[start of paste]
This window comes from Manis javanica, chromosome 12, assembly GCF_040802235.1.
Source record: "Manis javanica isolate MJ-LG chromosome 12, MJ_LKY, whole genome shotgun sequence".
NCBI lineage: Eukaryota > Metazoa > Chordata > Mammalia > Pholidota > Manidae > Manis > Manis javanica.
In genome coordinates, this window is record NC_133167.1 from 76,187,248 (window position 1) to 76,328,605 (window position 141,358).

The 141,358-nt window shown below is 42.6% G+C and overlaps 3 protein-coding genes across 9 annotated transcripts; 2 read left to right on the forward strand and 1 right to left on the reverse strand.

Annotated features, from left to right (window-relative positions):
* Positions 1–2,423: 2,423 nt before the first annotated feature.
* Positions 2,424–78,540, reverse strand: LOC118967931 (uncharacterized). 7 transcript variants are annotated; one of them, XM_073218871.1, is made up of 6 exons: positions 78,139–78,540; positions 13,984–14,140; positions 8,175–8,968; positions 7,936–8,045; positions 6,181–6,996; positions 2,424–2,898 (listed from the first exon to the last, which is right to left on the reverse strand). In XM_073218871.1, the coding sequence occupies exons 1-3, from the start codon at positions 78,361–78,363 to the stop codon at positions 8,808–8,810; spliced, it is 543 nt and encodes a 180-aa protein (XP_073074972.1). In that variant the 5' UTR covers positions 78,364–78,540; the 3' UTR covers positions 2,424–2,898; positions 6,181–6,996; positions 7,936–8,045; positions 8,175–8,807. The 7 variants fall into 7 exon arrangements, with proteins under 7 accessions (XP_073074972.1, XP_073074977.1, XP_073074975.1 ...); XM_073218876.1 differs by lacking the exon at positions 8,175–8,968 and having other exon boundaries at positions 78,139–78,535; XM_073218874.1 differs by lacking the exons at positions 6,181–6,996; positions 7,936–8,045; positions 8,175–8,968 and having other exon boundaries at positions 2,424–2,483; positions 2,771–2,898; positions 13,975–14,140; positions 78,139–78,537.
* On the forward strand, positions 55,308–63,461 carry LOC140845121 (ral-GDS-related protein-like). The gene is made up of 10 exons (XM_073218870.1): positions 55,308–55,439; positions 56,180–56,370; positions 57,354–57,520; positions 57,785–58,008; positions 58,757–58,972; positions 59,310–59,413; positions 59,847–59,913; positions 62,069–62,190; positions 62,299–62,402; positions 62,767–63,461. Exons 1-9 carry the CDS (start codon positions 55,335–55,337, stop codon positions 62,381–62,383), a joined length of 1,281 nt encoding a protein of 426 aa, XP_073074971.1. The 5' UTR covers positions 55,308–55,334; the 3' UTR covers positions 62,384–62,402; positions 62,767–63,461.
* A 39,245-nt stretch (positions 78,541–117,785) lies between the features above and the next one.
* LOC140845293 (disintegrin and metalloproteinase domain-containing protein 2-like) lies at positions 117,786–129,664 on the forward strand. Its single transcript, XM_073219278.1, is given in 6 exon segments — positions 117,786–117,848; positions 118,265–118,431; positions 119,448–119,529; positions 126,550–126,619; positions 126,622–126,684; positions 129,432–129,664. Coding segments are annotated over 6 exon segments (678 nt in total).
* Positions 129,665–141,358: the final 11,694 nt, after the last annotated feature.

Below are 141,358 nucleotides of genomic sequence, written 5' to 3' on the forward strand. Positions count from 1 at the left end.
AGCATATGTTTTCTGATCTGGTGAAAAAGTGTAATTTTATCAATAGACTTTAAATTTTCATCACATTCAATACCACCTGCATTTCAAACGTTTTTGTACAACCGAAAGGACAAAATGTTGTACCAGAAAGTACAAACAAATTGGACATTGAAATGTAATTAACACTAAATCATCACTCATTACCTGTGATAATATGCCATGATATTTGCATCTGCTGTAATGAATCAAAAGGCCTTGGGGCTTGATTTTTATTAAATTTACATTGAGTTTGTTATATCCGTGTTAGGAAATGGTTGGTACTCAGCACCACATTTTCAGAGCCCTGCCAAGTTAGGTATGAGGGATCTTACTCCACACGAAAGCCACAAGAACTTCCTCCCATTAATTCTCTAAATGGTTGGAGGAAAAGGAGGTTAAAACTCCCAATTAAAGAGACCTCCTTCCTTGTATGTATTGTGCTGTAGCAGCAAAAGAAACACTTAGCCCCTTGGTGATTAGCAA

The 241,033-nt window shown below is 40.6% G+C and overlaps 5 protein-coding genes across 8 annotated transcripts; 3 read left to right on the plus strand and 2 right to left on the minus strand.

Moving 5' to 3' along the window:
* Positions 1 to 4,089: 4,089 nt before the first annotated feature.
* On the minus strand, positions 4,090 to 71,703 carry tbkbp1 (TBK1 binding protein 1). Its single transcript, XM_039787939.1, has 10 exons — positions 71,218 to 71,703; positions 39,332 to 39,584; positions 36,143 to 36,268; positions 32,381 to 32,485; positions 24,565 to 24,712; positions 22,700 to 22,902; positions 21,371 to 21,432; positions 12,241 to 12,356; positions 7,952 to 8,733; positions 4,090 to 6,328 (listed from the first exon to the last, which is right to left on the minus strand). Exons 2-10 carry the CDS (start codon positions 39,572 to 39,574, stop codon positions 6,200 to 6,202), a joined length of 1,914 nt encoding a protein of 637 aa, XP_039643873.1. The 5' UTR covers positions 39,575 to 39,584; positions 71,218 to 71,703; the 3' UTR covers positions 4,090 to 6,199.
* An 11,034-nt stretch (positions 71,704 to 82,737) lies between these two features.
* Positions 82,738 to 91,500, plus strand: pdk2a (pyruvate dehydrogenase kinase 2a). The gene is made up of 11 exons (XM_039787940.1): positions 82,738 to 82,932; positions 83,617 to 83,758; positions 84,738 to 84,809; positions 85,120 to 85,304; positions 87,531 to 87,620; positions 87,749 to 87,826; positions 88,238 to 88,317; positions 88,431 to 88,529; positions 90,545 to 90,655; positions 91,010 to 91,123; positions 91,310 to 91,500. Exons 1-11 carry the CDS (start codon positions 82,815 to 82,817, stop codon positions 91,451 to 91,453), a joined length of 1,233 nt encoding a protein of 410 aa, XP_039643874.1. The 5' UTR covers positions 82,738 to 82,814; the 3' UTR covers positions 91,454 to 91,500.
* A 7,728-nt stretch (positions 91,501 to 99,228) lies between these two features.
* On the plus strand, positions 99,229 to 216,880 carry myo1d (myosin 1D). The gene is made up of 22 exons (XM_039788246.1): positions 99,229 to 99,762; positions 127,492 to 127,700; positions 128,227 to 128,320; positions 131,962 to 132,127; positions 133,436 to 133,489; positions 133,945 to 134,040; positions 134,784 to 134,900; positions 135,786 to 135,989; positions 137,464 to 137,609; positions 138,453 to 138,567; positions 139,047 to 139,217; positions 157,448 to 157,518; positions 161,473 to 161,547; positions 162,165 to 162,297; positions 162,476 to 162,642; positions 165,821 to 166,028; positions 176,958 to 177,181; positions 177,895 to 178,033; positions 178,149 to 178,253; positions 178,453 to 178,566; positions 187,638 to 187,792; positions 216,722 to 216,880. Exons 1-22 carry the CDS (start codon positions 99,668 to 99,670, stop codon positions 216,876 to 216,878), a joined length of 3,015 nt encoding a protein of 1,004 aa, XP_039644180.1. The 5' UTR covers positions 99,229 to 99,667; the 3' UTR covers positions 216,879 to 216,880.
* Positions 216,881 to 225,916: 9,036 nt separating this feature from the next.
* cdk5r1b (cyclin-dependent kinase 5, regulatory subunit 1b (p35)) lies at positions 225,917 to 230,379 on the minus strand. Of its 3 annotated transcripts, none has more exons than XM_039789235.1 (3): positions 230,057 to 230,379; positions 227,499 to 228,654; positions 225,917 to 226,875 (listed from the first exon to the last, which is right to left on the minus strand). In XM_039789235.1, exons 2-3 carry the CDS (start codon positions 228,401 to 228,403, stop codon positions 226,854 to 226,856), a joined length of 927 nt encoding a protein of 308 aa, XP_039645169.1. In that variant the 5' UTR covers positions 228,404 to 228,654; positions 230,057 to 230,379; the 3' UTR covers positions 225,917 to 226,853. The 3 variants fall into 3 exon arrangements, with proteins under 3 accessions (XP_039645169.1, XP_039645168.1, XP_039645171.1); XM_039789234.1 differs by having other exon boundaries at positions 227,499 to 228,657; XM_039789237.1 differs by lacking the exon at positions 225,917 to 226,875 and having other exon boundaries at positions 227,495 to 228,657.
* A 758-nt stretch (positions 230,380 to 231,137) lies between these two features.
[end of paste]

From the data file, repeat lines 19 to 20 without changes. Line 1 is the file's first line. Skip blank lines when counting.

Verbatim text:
* An 11,034-nt stretch (positions 71,704 to 82,737) lies between these two features.
* Positions 82,738 to 91,500, plus strand: pdk2a (pyruvate dehydrogenase kinase 2a). The gene is made up of 11 exons (XM_039787940.1): positions 82,738 to 82,932; positions 83,617 to 83,758; positions 84,738 to 84,809; positions 85,120 to 85,304; positions 87,531 to 87,620; positions 87,749 to 87,826; positions 88,238 to 88,317; positions 88,431 to 88,529; positions 90,545 to 90,655; positions 91,010 to 91,123; positions 91,310 to 91,500. Exons 1-11 carry the CDS (start codon positions 82,815 to 82,817, stop codon positions 91,451 to 91,453), a joined length of 1,233 nt encoding a protein of 410 aa, XP_039643874.1. The 5' UTR covers positions 82,738 to 82,814; the 3' UTR covers positions 91,454 to 91,500.